Vining v. Astrue

2010 | Cited 0 times | D. Maine | July 1, 2010

ORDER AFFIRMING RECOMMENDED DECISION OF THE MAGISTRATE JUDGE

After oral argument on June 29, 2010, I adopt the Recommended Decision of the Magistrate Judge for the reasons he has stated, with these additional comments on one issue.

At step five of the sequential evaluation process, 20 C.F.R. § 414.1520(a)(4)(v), the burden shifts to the Commissioner to show that there is a significant number of jobs in the national economy that the claimant can perform. Freeman v. Barnhart, 274 F.3d 606, 608 (1st Cir. 2001) (citation omitted). The Commissioner can show this by proof either that significant numbers exist in the region where the claimant lives or that they exist in "several other regions of the country." 20 C.F.R. § 404.1566(2); see also 42 U.S.C. § 423(d)(2)(A).

In this case, a vocational expert testified that there were three jobs that the claimant could perform and that they existed in the following numbers:

Photocopy operator 130 Maine; 34,000 nationally

Assembler-optical 30 Maine; 10,000-11,000 nationally Screener-touch-up 50-70 Maine; 14,000-15,000 nationally.

Social Sec. Admin. Decision, Feb. 3, 2009, included in Admin. Record at 25, filed in Vining v. Social Sec. Admin. Comm'r, No. 09-cv-269 (D. Me. June 22, 2009). At the claimant's urging, the Magistrate Judge found that the record did not support the claimant's ability to perform the first and third. Report & Recommended Decision at 13 (Docket Item 21). The Magistrate Judge went on to find that the record did support the conclusion that the remaining position, Assembler-optical, existed in sufficient numbers in the national economy1 to satisfy the Commissioner's burden. Id. at 18.

On appeal, the claimant objects that the Magistrate Judge's finding violates the teaching of SEC v. Chenery Corp., 332 U.S. 194 (1947), because the Magistrate Judge made a finding that the Commissioner himself never made-that 10,000 to 11,000 jobs are a significant number in the national economy; and that the administrative record does not support the conclusion that the jobs in question exist in several regions. Pl.'s Objections to Report & Recommended Decision 2-4 (Docket Item 22).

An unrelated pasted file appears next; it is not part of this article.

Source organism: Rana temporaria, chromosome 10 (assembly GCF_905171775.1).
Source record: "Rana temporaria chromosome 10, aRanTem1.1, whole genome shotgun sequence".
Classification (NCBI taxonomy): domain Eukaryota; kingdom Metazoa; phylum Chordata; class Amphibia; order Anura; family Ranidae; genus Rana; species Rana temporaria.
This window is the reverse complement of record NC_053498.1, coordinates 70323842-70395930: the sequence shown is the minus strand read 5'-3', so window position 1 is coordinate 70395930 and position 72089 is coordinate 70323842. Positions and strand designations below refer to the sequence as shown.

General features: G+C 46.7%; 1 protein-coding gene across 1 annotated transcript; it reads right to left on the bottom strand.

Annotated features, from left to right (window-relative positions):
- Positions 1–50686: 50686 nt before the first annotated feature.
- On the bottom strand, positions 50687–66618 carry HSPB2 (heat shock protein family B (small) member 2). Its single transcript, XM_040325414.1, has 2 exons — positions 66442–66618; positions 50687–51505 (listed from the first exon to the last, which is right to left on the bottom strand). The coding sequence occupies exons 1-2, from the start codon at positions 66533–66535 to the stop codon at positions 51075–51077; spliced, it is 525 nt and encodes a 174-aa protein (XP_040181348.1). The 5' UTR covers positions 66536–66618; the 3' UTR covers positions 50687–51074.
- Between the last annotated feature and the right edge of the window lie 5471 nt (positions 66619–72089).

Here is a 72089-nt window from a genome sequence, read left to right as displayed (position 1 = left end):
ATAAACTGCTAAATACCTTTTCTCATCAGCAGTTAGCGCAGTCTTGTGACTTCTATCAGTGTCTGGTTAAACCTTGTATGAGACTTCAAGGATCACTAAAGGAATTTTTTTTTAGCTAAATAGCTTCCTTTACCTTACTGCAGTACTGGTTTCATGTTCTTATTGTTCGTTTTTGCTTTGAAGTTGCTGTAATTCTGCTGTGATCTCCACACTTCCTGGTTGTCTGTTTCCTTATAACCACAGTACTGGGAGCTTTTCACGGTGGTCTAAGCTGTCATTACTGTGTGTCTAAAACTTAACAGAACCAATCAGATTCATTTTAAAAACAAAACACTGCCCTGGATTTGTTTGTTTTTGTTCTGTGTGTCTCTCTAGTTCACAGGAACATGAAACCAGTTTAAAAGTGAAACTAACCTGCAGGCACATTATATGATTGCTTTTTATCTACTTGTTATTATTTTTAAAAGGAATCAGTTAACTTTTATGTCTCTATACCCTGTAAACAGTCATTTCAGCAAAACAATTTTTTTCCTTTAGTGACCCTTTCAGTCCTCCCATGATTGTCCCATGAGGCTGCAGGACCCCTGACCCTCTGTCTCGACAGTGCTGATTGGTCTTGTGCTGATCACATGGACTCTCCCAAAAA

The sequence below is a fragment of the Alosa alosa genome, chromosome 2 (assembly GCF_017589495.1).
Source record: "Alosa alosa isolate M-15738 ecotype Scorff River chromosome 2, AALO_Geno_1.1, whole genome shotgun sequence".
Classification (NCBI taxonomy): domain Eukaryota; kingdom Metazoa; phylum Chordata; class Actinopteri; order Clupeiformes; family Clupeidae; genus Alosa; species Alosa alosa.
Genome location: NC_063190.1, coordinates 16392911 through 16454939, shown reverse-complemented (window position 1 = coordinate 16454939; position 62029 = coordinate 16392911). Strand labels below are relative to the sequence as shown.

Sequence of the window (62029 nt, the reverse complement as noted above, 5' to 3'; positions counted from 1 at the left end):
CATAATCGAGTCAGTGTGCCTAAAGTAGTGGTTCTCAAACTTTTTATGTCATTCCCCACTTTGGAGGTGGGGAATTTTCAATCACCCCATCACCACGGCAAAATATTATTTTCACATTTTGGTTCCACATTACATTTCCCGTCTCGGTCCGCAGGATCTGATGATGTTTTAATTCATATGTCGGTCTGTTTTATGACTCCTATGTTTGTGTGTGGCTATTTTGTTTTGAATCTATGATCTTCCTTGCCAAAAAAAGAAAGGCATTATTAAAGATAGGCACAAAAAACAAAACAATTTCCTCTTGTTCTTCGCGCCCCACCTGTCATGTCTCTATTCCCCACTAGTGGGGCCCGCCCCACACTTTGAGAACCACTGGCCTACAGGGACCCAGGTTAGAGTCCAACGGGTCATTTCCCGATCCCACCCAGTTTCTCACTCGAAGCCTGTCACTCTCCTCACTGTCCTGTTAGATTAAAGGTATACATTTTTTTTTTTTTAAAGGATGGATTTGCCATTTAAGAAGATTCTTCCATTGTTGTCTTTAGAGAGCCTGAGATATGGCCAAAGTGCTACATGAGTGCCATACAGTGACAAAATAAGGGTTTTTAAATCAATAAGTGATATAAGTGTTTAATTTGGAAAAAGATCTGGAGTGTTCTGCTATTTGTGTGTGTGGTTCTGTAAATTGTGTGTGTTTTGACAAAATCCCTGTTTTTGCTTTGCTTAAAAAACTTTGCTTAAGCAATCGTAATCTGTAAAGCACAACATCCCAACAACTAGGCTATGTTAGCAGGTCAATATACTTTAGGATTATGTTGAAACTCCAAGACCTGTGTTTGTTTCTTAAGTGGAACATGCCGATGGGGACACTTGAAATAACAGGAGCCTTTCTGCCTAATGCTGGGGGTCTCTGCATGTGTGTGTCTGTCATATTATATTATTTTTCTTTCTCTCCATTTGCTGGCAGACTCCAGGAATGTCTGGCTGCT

The first issue is an interesting one. If the Commissioner has decided only that the three categories of jobs collectively meet the burden of demonstrating sufficient work in the national economy, then probably a reviewing court should not proceed to decide that one category alone is sufficient, but should remand to the Commissioner to make that decision first. See SEC v. Chenery Corp., 318 U.S. 80, 88 (1943) ("[A] judicial judgment cannot be made to do service for an administrative judgment."); Allen v. Barnhart, 357 F.3d 1140, 1144-45 (10th Cir. 2004) ("[W]e are empowered only to review the ALJ's decision for substantial evidence and . . . are not in a position to draw factual conclusions on behalf of the ALJ." (quotation omitted)).

Here, however, the claimant failed to make that argument to the Magistrate Judge, and the law is clear in this Circuit that failure to raise an argument before the Magistrate Judge waives it before the District Court. See Paterson-Leitch Co. v. Massachusetts Municipal Wholesale Elec. Co., 840 F.2d 985, 990 (1st Cir. 1988) ("[Rule 72] does not permit a litigant to present new initiatives to the district judge."); see also Fed. R. Civ. P. 72(b)(3); De Araujo v. Gonzales, 457 F.3d 146, 153 (1st Cir. 2006) ("[I]ssues adverted to in a perfunctory manner, unaccompanied by some effort at developed argumentation, are deemed waived." (citation omitted)).2

With respect to whether the record as a whole supports the conclusion that the Assembler-optical job exists in several regions, I observe that the Administrative Law Judge called a vocational expert who testified to numbers both in Maine and nationally. The claimant was represented by a lawyer who asked the vocational expert questions. The claimant's lawyer could have inquired whether the national numbers were restricted to one or two regions, but he did not. I understand that the burden of proof is on the Commissioner at step five, but given the number of jobs the vocational expert revealed nationally (10,000-11,000), it was reasonable for the Administrative Law Judge to infer that such jobs exist in several regions.3 See Ortiz v. Sec'y of HHS, 955 F.2d 765, 769 (1st Cir. 1991) ("It is the responsibility of the Secretary . . . to draw inferences from the record evidence. . . . " (citation omitted)).

The Recommended Decision is AFFIRMED.

SO ORDERED.

1. The Commissioner's lawyer agreed at oral argument that there were not enough jobs in Maine to meet the standard.

2. In this case, moreover, the Administrative Law Judge's decision does not specify whether she was relying on the three positions individually or only collectively in her finding of significant numbers. Admin. Record 26. If she had relied on the assembler-optical job, then as the First Circuit said in Brun v. Barnhart, 126 Fed. Appx. 495 (1st Cir. 2005), there may be no Chenery problem.

3. Unlike the Magistrate Judge, I do not rely on the description of job duties in the Dictionary of Occupational Titles (4th ed. 1977) to reach that conclusion about geographic spread. It was last updated in 1991, and its job descriptions may now be badly out of date. I understand that the Commissioner still uses it (and also is actively considering whether to go to a new system because of its obsolescence), but I am reluctant to use it independently.

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